Combining images of music with other images has added a rich new dimension to my creative life and thinking. I don’t mean sequencing a soundtrack to a slideshow; I mean adding the graphic notation found in sheet music.

So that I can make these types of images on the spot, I’ve gathered a collection of photographs of music that I can draw on at a moment’s notice.

Doing this has not only yielded a growing number of compelling images, it has also raised a generative set of questions. In particular, the question of what’s missing or has been eliminated in still images and how that can be either more strongly felt or implied leads to many new ideas and insights.

I find that because I’m engaged in this experiment I notice the ambient sound of the places I’m photographing in more frequently and even photograph different things. My perception of the world becomes richer because I’m paying closer attention to it and to my responses to it.

What experiments will help you add a new or missing dimension to your images?

Read the full article on The Huffington Post.

Visit my iPhone learning center here.

 

Recently, during an African safari, I spent several days photographing animals. We saw all of the big five (lion, leopard, elephant, rhino, cape buffalo) and many other animals in one day. It was the first time I made a concerted effort to make wildlife photographs, which was excellent practice. I gained an increased appreciation for how moments of peak action (or lack thereof) can make or break some photographs. I made many competent photographs that entertained my family at home, which I have no intention of using professionally.

In between these sessions, I spent a few hours photographing the skulls of animals displayed in the camp. Initially, I photographed very freely, exploring many ways of photographing them. As I reviewed the images, I learned from both the successes and the failures, gradually refining my the point of view of the collection. I appreciate the images that go beyond direct representation and become suggestive of something more through abstraction and metaphor. Ultimately, these images, which I consider sketches, will lead to final results, which will result in professional products.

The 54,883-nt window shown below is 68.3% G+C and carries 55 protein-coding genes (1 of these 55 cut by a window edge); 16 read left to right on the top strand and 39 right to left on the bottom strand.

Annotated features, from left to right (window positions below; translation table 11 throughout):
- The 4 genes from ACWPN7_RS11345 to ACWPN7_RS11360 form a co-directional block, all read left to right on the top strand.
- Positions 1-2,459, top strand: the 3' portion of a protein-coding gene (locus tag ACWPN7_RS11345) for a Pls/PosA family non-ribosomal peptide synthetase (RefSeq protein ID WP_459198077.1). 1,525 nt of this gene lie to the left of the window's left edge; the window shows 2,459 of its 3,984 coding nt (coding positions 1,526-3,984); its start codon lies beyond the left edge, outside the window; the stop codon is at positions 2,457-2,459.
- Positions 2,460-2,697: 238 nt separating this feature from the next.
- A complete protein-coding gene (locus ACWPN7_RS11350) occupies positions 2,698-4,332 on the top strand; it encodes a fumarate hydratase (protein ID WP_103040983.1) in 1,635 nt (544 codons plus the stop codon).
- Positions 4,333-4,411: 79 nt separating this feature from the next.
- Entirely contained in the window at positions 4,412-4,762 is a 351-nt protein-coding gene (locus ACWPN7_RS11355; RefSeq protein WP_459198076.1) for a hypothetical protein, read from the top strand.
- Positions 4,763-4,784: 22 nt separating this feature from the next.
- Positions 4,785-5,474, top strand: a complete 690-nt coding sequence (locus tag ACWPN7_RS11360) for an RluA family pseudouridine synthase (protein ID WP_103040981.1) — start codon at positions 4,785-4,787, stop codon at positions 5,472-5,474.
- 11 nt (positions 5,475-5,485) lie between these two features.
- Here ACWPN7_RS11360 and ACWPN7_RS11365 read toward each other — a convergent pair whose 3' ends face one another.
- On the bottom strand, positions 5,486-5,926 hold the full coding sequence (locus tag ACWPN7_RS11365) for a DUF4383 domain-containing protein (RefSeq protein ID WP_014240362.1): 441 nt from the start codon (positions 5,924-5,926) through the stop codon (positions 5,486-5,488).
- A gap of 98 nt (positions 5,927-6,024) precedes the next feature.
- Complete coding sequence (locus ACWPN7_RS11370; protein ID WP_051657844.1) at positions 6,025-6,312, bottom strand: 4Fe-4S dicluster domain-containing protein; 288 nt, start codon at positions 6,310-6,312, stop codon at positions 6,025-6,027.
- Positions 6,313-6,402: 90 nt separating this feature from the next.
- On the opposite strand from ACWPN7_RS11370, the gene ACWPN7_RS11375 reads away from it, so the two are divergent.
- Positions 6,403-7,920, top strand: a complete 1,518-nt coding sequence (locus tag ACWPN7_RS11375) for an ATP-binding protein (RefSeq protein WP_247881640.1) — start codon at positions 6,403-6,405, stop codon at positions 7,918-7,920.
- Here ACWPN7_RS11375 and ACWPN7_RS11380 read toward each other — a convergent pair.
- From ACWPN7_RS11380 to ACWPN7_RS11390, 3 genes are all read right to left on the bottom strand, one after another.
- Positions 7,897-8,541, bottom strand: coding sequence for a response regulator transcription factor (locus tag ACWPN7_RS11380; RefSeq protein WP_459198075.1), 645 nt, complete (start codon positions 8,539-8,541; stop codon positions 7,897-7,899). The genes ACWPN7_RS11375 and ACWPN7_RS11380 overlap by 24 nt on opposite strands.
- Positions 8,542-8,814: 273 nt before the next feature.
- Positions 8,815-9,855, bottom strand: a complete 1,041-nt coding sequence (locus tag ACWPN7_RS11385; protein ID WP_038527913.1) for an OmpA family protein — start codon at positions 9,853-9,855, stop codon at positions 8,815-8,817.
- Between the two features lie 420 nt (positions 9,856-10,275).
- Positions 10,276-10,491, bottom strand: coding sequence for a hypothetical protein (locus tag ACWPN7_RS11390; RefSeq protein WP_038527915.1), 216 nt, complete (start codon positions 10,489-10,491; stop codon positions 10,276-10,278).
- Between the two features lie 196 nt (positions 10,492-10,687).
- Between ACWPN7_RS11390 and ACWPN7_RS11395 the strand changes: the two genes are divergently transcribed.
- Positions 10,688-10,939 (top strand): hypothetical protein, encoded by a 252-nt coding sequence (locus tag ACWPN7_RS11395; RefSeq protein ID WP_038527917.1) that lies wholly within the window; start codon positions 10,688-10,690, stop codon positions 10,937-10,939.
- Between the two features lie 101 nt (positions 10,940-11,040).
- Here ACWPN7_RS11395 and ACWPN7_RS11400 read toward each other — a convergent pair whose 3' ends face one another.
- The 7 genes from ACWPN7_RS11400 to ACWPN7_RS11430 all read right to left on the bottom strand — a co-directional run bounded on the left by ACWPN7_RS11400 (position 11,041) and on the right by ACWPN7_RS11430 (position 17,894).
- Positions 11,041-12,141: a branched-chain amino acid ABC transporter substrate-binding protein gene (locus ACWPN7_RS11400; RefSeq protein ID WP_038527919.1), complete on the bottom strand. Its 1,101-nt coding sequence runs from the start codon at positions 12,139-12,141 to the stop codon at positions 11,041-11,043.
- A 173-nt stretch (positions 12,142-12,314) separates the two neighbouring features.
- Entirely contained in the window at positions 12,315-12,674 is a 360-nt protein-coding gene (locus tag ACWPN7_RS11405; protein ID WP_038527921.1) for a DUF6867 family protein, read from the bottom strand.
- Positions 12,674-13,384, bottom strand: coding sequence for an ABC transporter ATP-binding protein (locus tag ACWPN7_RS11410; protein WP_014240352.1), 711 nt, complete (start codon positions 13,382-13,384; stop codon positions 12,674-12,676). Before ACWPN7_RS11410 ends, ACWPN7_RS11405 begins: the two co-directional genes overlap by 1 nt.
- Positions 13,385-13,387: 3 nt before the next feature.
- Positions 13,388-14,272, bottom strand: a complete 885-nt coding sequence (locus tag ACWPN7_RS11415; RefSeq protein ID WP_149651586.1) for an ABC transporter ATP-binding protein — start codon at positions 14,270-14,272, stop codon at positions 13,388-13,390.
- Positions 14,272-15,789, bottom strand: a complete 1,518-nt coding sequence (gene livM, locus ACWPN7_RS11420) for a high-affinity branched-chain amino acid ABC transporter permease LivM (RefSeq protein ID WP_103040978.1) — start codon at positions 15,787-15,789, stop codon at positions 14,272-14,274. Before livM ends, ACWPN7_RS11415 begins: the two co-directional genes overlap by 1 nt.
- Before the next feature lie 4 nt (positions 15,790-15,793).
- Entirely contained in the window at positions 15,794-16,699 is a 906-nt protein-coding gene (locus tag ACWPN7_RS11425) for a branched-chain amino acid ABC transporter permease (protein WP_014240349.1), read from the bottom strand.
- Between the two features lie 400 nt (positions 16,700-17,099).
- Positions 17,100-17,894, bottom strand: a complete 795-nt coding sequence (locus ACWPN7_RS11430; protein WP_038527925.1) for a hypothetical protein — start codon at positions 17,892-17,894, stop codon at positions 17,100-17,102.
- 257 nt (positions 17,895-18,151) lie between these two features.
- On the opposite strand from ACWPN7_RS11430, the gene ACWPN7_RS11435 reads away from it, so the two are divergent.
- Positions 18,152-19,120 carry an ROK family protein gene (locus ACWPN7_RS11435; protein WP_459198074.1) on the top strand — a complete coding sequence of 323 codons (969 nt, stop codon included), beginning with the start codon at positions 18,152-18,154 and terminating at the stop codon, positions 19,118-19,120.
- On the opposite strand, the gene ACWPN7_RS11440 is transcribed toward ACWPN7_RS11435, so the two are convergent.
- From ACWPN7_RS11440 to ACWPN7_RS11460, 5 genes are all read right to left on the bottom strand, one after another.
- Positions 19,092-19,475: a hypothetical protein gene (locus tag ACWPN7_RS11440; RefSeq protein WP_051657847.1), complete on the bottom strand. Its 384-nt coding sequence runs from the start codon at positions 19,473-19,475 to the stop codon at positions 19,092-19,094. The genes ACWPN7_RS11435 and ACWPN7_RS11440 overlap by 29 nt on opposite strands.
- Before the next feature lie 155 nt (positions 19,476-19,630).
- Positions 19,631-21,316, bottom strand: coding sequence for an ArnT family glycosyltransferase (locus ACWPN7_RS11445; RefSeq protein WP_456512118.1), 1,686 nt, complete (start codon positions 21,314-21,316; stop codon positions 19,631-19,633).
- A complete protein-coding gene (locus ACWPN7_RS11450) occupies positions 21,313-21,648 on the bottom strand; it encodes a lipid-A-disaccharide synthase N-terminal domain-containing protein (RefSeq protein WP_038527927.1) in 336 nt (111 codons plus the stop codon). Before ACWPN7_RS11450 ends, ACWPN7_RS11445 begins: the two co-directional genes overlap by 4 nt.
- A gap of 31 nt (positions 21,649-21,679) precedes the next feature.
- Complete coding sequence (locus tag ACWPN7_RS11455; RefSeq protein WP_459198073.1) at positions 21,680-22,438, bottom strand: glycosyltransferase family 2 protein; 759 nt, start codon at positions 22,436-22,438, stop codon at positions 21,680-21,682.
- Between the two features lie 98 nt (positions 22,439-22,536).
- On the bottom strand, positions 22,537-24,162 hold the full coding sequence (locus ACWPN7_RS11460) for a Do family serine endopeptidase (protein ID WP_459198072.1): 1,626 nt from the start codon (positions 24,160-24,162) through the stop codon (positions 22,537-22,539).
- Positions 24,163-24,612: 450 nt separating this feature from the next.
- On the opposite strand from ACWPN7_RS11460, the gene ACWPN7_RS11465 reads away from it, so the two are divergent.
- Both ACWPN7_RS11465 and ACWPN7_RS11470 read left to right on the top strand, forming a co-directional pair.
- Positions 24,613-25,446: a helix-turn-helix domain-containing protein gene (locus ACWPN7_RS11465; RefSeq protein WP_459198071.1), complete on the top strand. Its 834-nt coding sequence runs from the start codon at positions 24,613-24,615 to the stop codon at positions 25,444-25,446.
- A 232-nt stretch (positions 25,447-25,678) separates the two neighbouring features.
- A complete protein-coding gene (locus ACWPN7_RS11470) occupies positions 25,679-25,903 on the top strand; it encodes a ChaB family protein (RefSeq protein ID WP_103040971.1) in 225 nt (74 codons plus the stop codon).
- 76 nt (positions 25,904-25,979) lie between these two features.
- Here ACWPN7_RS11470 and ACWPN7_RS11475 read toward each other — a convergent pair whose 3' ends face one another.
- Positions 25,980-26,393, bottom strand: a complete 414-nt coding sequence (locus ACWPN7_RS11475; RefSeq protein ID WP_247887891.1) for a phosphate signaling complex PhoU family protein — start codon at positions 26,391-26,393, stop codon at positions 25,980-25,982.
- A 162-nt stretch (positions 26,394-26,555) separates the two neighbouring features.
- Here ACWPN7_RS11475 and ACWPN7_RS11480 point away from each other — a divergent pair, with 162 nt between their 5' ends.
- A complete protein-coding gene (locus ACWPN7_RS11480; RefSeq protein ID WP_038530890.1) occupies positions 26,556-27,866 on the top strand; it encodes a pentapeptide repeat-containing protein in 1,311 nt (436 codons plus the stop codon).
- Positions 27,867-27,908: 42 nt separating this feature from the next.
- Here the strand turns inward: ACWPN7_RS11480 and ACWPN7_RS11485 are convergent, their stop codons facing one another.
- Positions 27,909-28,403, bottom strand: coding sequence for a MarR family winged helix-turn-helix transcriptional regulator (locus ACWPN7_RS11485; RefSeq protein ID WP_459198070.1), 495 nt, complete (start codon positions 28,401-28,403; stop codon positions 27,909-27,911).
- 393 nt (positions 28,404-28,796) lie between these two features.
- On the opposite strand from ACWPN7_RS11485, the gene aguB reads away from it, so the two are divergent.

Unexpectedly, I found that these sessions helped me develop my thinking on how to incorporate the process of sketching, both with words, drawings and photographs, into the development and presentation of future professional work. In the right contexts, I might even publish, display or sell select sketches.

This session also helped me explore longstanding personal themes within my life and work. These images expand my understanding of the power of photography to transform our perceptions of a subject through close observation. They highlight for me the limitations of vision (and photography) to see beneath or beyond surfaces. They confirm how I frequently try to suggest the often unseen foundations of the things I photograph. They remind me of how much I love to draw bones, especially the human skeleton. They reinforce my longstanding desire to create sculptures, many influenced by these forms. They resurface my artistic influences; in particular Georgia O’Keefe and Henry Moore. I’m sure there are other valuable resources I can mine from this experience, if I give both the process and these results further thought.

Explorations often have many unintended consequences; often these become the discoveries we’re looking for when we engage in experiments. You’ll learn more from simply observing your creative process, without judgment, than from anything else. Awareness is everything. What makes a process of experimentation even more successful, richer and more relevant is subsequently reviewing our results and continually refining our lines of inquiry.

How could experimentation help you reveal, connect with and develop your influences?

What experiments would be most helpful to you?

These images were made in Mala Mala, South Africa during my recent South Africa Photo Safari (sponsored by NIK).

Apps used were PicGrunger and Snapseed.

See more images and find more posts on The Huffington Post.

Play

April 24, 2009 | Leave a Comment |

Each summer my we go to Italy to visit my wife’s family. My son and I share point and shoot camera’s and make whimsical interpretations of our experiences there. I’ve learn a lot when I take time to play. I become more versatile and improvisational. I take interest in and see things I never would have seen otherwise. I see things in new ways. The reasons I make different kinds of images and the expectations I have for them become clearer. Play’s valuable. Really valuable. And fun! Take time to play.

Check out my Creativity workshops here.


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